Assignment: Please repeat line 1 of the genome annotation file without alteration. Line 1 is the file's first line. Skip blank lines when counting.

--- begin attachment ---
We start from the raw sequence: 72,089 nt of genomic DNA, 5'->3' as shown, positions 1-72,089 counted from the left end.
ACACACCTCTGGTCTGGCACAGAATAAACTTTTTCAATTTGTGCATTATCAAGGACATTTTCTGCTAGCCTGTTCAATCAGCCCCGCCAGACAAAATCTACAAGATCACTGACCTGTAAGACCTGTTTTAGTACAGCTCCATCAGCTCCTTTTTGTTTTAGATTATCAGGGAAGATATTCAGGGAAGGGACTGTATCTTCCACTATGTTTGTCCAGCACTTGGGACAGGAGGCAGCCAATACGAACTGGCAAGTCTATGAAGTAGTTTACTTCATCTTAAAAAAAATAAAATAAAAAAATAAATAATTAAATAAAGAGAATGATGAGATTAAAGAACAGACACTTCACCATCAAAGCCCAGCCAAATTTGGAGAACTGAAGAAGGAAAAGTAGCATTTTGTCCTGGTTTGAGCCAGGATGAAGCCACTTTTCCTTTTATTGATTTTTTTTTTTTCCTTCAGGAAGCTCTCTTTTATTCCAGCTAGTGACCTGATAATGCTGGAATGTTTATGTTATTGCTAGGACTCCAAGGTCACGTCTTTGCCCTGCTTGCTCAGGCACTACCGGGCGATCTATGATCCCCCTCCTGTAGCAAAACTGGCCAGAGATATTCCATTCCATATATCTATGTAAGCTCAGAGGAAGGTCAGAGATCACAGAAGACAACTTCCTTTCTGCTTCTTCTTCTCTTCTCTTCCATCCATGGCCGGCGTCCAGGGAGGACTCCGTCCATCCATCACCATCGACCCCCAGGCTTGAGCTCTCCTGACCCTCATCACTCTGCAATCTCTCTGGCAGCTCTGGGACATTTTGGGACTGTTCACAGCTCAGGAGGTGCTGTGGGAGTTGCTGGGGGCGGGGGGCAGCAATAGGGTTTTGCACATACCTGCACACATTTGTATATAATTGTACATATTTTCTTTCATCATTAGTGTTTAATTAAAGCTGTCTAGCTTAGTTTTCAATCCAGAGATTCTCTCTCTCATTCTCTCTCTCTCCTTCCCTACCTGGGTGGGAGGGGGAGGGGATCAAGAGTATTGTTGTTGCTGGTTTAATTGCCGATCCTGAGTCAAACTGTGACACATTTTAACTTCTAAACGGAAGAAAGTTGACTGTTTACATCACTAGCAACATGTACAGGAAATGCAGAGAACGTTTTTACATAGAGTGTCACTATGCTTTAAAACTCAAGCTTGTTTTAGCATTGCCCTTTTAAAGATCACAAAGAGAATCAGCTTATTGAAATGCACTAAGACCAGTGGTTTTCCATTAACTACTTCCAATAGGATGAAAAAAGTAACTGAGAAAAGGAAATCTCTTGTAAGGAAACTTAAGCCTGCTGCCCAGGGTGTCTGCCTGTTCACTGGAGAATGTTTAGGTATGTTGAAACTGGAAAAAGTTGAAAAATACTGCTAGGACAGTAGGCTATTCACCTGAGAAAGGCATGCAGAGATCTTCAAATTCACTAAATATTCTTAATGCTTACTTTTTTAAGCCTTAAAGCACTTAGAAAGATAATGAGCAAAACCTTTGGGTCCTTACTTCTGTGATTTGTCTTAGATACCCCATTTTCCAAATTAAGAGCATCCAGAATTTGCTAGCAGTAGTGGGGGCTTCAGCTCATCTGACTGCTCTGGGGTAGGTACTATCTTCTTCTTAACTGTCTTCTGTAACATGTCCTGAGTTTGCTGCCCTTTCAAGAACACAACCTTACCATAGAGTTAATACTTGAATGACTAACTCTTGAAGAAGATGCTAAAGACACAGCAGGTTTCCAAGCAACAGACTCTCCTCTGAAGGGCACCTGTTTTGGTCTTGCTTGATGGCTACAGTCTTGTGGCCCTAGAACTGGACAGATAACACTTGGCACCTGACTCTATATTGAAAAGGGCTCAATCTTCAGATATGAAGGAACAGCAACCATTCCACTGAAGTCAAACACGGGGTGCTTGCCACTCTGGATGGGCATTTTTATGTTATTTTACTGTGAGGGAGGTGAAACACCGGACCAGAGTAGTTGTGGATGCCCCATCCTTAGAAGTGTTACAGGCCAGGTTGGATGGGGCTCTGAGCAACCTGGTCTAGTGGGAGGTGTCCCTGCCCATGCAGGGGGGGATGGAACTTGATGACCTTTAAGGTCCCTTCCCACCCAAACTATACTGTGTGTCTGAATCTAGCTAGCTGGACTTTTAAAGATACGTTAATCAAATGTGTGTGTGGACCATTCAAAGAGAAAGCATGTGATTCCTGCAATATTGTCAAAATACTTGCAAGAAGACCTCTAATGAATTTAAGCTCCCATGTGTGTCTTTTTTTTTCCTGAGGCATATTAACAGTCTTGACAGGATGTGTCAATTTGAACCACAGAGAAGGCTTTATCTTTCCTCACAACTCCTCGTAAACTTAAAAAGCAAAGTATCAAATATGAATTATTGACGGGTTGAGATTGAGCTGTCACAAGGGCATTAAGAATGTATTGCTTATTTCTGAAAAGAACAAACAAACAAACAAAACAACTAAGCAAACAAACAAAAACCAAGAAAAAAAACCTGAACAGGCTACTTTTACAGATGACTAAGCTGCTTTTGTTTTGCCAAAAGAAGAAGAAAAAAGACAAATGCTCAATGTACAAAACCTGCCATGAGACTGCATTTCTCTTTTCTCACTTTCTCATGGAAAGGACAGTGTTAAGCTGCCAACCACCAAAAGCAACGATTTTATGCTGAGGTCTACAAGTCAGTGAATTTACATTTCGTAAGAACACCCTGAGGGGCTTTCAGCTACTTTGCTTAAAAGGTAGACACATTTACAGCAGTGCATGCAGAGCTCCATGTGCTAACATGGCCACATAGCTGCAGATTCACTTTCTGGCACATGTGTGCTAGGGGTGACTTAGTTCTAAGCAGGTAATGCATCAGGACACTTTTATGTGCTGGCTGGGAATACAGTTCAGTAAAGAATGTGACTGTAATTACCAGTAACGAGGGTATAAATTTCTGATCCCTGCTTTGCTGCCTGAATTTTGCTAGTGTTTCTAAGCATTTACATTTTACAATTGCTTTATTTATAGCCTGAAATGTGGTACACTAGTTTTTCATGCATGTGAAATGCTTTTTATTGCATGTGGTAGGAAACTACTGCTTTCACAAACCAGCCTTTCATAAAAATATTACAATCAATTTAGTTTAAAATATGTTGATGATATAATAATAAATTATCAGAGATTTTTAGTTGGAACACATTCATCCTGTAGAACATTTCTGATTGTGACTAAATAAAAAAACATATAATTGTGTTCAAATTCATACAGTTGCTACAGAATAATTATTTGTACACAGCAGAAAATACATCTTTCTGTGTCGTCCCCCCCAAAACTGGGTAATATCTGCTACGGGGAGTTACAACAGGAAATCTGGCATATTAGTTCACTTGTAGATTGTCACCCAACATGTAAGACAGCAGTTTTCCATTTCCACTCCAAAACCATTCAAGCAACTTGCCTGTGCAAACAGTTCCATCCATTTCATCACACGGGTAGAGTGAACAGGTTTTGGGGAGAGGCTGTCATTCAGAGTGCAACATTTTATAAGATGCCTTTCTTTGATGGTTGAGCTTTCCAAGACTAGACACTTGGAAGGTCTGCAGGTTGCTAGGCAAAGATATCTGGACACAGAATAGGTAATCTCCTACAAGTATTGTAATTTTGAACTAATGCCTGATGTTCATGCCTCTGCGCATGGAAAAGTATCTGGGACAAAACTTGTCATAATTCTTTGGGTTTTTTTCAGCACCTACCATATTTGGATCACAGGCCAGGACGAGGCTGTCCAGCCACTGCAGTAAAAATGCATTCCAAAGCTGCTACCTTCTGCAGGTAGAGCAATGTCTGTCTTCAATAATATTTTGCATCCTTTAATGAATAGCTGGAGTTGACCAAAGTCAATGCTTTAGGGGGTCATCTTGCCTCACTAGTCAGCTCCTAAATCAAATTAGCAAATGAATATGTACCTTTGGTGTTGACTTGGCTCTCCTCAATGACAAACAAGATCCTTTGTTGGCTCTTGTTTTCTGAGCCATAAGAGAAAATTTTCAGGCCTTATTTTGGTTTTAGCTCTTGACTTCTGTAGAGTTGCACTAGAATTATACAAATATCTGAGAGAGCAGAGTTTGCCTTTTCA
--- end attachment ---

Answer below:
We start from the raw sequence: 72,089 nt of genomic DNA, 5'->3' as shown, positions 1-72,089 counted from the left end.